|In an effort to advance and accelerate landfill-free initiatives, a flexible packaging and multi-layer film recycling company is offering a solution to help companies see this goal to fruition, called Landfill Free in Three.|
A new approach has been introduced into the flexible packaging and multi-layer film industry. In an effort to advance and accelerate landfill-free initiatives, InterGroup International, Ltd., the flexible packaging and multi-layer film recycler, is offering a solution to help companies see this goal to fruition.
Called Landfill Free in Three, the program sets targeted, attainable goals to bring flexible converters and printers to landfill-free status within three years.
Neil Gloger, CEO of InterGroup International describes the plan as the most effective way to achieve this goal. “Many companies have a sustainability goal or vision. It is good for everyone. Without a plan though, it is only a wish. What InterGroup does is turn this dream into a measurable reality. We bring all stakeholders: brand owners, corporate management, operations, finance, EHS and the guys on the floor together. We help them establish a baseline, their current situation. Then, we implement a plan that helps change behavior and report measurable results.”
The effort, led by InterGroup senior buyer Gus Gatanas, offers companies a range of options to consider. “Some companies we work with are incentivized by brand owners and CPGs who encourage a sustainable structure up and down their logistics chain. Other companies are driven by a perception that their green approach to business will help them win the hearts, and wallets, of consumers.”
Gatanas offers a range of options to companies. “We do not have a boilerplate approach. We employ a consultive approach. We work with our counterparts to identify goals, place each milestone on a timeline, plan and achieve those goals.”
“Some companies look at the cost/benefit and decide that being landfill free is too costly, so we work with them to find the right balance. We may establish a goal of 85, 90, or 95 percent landfill free status. This is about progress, not perfection,” Gatanas states.
Gatanas relates InterGroups’ first success story: “Working with a converter based in the Fox Valley in Northeast Wisconsin, we were able, within 15 months, to bring them from sending three to four roll-off dumpsters per week to the landfill, to only two in all of 2013.” That, Gloger says is not only gratifying, but a huge win for all involved. “The plant could not believe how much of what was going to landfill could be recovered for value, and, frankly, we were surprised too,” Gloger says.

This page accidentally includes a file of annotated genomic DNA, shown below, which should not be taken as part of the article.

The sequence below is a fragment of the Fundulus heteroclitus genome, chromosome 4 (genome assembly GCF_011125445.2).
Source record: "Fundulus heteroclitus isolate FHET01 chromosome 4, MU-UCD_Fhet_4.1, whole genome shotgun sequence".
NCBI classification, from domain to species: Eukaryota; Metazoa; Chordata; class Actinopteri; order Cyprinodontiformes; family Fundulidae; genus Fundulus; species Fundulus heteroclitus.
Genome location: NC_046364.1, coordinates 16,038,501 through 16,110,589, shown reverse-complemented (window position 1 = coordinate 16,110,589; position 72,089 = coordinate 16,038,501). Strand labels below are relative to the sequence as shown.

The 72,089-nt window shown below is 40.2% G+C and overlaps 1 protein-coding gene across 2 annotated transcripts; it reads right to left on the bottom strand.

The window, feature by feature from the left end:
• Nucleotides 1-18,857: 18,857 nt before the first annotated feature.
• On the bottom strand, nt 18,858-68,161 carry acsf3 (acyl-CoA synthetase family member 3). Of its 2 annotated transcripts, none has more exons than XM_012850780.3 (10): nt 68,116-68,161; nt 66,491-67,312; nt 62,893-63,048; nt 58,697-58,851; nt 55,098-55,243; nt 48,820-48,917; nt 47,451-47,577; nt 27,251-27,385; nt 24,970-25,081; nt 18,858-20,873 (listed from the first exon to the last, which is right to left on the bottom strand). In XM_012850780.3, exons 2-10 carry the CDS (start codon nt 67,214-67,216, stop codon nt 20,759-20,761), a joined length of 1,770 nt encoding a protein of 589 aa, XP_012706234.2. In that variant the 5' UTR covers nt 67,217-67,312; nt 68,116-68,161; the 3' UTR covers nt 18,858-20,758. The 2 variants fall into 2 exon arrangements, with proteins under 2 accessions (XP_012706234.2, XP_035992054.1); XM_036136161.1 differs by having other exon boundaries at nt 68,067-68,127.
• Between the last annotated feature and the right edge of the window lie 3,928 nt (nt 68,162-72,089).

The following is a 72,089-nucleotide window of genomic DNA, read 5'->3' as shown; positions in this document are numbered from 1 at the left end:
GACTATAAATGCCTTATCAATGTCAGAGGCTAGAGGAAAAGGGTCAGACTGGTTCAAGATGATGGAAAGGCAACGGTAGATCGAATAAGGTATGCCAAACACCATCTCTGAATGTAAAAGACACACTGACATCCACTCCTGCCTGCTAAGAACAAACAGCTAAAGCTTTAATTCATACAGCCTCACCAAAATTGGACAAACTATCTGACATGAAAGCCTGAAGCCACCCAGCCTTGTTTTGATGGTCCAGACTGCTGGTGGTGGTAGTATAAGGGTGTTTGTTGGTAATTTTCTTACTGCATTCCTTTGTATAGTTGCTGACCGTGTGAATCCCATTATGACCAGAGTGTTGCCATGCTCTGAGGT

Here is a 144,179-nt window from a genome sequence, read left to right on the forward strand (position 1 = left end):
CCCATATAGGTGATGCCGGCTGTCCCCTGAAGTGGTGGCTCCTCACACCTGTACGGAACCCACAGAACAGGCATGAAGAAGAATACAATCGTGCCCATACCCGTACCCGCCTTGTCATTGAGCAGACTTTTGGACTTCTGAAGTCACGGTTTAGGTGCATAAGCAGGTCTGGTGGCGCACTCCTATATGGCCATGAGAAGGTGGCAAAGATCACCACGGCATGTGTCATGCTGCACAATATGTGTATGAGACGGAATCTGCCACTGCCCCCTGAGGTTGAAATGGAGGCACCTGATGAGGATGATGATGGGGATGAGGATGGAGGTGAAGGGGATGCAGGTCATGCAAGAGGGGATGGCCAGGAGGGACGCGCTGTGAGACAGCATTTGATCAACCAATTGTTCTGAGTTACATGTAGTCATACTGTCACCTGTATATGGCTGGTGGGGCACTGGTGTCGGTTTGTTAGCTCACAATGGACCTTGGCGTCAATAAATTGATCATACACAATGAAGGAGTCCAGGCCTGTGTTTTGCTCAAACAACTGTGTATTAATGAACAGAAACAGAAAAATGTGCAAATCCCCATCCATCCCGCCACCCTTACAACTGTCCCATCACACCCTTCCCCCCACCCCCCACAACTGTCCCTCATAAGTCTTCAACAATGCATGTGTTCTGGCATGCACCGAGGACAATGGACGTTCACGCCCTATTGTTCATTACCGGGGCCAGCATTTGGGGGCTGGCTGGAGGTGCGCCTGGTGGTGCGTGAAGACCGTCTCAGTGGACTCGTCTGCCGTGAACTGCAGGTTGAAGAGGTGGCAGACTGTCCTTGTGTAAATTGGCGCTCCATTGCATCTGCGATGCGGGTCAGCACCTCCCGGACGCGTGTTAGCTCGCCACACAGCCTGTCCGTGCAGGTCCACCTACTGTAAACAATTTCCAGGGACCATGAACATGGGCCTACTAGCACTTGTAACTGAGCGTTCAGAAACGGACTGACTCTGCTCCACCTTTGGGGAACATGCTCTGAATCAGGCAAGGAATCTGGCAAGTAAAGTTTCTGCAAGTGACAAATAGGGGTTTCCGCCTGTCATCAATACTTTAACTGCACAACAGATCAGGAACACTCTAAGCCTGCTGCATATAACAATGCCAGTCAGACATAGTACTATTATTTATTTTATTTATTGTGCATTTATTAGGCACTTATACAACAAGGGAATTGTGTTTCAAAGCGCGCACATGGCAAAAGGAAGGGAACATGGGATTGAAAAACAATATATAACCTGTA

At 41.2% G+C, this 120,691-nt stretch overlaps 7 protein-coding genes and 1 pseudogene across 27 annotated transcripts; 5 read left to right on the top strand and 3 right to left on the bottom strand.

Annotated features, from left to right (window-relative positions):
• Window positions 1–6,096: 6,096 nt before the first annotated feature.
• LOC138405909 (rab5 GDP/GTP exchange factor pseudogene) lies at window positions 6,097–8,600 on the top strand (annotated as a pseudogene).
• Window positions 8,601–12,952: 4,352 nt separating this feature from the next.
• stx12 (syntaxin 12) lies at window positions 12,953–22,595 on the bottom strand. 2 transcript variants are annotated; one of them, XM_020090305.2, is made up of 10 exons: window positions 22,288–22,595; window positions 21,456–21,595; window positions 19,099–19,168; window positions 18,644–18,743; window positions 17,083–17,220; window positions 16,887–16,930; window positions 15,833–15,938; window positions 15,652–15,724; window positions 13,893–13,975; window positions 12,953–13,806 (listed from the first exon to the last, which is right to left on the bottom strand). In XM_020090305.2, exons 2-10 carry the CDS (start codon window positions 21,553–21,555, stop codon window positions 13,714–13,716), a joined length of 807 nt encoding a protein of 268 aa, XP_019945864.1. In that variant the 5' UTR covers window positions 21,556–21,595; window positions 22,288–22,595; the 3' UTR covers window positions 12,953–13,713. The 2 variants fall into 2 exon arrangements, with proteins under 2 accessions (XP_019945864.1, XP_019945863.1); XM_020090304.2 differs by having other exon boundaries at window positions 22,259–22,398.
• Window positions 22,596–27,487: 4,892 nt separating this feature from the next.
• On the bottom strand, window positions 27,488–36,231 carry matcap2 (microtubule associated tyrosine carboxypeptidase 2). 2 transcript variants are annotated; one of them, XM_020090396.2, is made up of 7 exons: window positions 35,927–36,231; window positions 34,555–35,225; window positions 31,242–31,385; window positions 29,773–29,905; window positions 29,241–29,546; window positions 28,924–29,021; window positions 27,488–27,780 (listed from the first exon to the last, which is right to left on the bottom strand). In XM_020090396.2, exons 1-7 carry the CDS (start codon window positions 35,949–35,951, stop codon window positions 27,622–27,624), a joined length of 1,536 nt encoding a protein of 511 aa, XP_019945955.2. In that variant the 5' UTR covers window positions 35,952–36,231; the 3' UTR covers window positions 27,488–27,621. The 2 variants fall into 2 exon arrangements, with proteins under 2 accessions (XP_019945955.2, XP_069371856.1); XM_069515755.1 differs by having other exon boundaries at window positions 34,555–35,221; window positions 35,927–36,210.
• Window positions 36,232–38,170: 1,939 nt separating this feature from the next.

In another instance, InterGroup diverted 2.5 million lbs per month from a Mid-South converter from landfill. “That plant is not quite landfill free. We’ve been working with them for 30 months, and due to the sheer volume, we’ve gone one stream at a time, but are well on track to hit our goal within the next 6 months,” Gloger says.
“We use multiple solutions depending on the needs of the stakeholders: Brand owners have their concerns about material disposition due to end of life considerations such as Basel accords, counterfeiting concerns, and brand equity dilution. Operations is concerned with labor cost and process flow (and disruption). Finance is concerned with cost,” Gloger says. InterGroup addresses each stakeholders concern and works toward a win-win-win solution.
Gatanas says that when InterGroup started talking about landfill avoidance, brand owners got fearful that whatever didn’t go to landfill, would end up in some far-flung corner of the world and be used to package counterfeit…or even worse, contraband goods such as drugs. “We do export some material,” Gatanas says. “But, what makes InterGroup different is that our logistics chain is transparent to our counterparties. We have engaged trusted partners overseas, and have brought counterparties over to see the operation and approve of the logistics change and disposition of the material,” says Gatanas.